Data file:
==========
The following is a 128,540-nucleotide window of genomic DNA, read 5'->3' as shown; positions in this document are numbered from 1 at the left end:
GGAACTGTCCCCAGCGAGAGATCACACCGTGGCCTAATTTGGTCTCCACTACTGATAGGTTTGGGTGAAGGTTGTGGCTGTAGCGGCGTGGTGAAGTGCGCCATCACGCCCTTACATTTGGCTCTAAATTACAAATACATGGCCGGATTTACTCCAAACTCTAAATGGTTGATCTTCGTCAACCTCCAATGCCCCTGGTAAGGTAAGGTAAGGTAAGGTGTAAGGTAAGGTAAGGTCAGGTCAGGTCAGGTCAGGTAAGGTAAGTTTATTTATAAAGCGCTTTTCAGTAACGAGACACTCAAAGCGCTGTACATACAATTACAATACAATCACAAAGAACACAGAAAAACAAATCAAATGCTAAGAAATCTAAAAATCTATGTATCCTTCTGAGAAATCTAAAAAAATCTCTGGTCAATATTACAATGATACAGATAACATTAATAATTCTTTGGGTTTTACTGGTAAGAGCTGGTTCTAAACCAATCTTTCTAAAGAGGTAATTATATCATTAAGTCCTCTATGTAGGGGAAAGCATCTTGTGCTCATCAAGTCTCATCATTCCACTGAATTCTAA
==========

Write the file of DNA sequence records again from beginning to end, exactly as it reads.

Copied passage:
The following is a 128,540-nucleotide window of genomic DNA, read 5'->3' as shown; positions in this document are numbered from 1 at the left end:
GGAACTGTCCCCAGCGAGAGATCACACCGTGGCCTAATTTGGTCTCCACTACTGATAGGTTTGGGTGAAGGTTGTGGCTGTAGCGGCGTGGTGAAGTGCGCCATCACGCCCTTACATTTGGCTCTAAATTACAAATACATGGCCGGATTTACTCCAAACTCTAAATGGTTGATCTTCGTCAACCTCCAATGCCCCTGGTAAGGTAAGGTAAGGTAAGGTGTAAGGTAAGGTAAGGTCAGGTCAGGTCAGGTCAGGTAAGGTAAGTTTATTTATAAAGCGCTTTTCAGTAACGAGACACTCAAAGCGCTGTACATACAATTACAATACAATCACAAAGAACACAGAAAAACAAATCAAATGCTAAGAAATCTAAAAATCTATGTATCCTTCTGAGAAATCTAAAAAAATCTCTGGTCAATATTACAATGATACAGATAACATTAATAATTCTTTGGGTTTTACTGGTAAGAGCTGGTTCTAAACCAATCTTTCTAAAGAGGTAATTATATCATTAAGTCCTCTATGTAGGGGAAAGCATCTTGTGCTCATCAAGTCTCATCATTCCACTGAATTCTAA